Symbolic Significance of Egdon Heath in The Return of the Native

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[Abstract]: The Return of the Native is one of Thomas Hardy's "Novels of Character and Environment". This paper mainly deals with the conflict between the main characters in the novel and the "Environment"----Egdon Heath, especially the conflict between Eustacia and the Heath. The Heath as a physical object is described as "inviolate", untouchable and unalterable by man, as a symbol it is highly flexible: it becomes what the various characters want to make of it. It is ugly for Eustacia, beautiful for Clym, comforting for Thomasin, and home for Venn. And it is described differently by the narrator at different times, depending on the perspective of the character being focused on. Besides, Egdon Heath itself is the oldest character. In The Return, Eustacia hates the Heath and wants to escape from it, Clym wants to change it; while Thomasin and Venn are faithful to it; but for Mrs. Yeobright, she neither loves it nor hates it, she is like a denizen. Whoever you are, if you want to rebel against the Heath, more or less, you will get punishment; on the contrary, you will be happy on the Heath. In brief, the paper chiefly reveals the theme: those who rebel against the nature will be lost.

[Key words]: Egdon Heath Character and Environment Symbolism Punishment

Introduction

"The supreme poet of the English Landscape"1

This is the blurb on the back of a lavishly illustrated biography by Timothy Sullivan that tells us about Thomas Hardy. In the following the writer will explain this phrase. "Poet" here does not mean only "the writer of poetry", it certainly also includes Hardy as a novelist. "The English Landscape" is equally indefinite, for Hardy's work focuses almost exclusively on his native Dorset and its environs in other western country counties. However, "the English Landscape" here calls up a notion of a natural rural environment which is somehow quintessential "English"---a non-urban, non-industrial England which itself has mythic force in its implication of an ultimate and irreducible reality: an "essential England". But it is not even Dorset that Hardy's work represents: it is "Wessex" ---which Hardy himself in the General Preface to the Wessex Edition of 1912 ambiguously admits is a "fictitious" construction. He refers to "the horizons and landscapes of a partly real, partly dream country", later he adds "the description of these backgrounds has been done from the real, that is to say, has something real for its basis, however illusively treated."2 So "Wessex" is an imaginary area, a landscape of the mind, or we may say that Hardy "the poet" creates an English landscape---"Wessex".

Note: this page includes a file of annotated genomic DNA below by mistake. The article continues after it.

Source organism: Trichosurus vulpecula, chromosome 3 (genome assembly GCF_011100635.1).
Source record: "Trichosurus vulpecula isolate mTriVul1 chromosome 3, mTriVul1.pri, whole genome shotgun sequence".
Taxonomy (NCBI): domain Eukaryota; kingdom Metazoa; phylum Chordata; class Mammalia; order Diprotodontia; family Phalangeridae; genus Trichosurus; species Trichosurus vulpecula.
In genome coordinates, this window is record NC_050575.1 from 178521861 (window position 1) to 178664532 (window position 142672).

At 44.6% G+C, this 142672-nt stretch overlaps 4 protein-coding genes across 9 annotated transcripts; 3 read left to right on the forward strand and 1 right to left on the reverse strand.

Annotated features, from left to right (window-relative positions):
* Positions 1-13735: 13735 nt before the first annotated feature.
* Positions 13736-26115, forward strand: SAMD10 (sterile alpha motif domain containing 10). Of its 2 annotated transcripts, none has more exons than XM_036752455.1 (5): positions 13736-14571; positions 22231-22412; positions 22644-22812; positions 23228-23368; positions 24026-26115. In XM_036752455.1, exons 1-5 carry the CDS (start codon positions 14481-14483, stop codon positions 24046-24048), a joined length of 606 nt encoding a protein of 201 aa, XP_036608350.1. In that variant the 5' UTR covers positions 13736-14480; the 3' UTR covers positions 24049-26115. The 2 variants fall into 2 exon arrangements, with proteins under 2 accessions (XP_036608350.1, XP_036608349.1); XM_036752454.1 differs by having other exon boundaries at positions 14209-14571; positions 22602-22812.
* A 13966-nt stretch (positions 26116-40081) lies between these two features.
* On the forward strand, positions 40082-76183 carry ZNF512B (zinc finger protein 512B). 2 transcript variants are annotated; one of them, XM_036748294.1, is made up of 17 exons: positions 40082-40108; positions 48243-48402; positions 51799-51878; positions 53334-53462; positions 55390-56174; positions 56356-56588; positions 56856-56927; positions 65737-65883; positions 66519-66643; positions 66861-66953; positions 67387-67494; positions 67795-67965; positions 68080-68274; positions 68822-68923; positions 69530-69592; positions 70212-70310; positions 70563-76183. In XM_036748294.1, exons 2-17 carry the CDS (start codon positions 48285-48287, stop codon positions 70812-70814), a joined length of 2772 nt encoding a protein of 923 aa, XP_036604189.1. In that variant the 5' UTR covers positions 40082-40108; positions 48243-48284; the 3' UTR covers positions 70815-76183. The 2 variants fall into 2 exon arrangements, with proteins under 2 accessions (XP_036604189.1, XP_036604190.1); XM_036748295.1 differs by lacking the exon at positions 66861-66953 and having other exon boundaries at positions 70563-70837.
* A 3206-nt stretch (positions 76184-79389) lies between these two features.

At his early age, Hardy had begun to realize the cruelty of Nature. And in all his life, he liked to talk of nature, the birds and the signs of the whether; he liked to ramble on about the village inns and the characters that frequented them. We can get confirmations from Albert Guerard and Katherine Anne Porte. Albert, a noted critic, speaks of Hardy as having "the tenderness of a Saint Francis toward children, animals and all unfortunates."3 And Katherine says that Hardy was "painfully sensitive to what he believed to be a universal pervasiveness of needless misery for humans and animals."3

This is Hardy who would always know and love the world of Wessex as nothing else; it presents for him the seemliness of an ordered existence, of all that is natural, rooted and tried; this is a Wessex where survives the memory of a life in which nature and society are at peace, where the past can be seen as embodying the sameness and continuity, the unifying rhymes, of a human existence that extends beneath or beyond the agitation of the historical process; and where "Nature" is not just background but a character, an "animate pressure", "the source and repository of all energies that control human existence". Hardy instinctively unities nature and man, making the external setting a kind of sharer in the human life

Thus the "Novels of...
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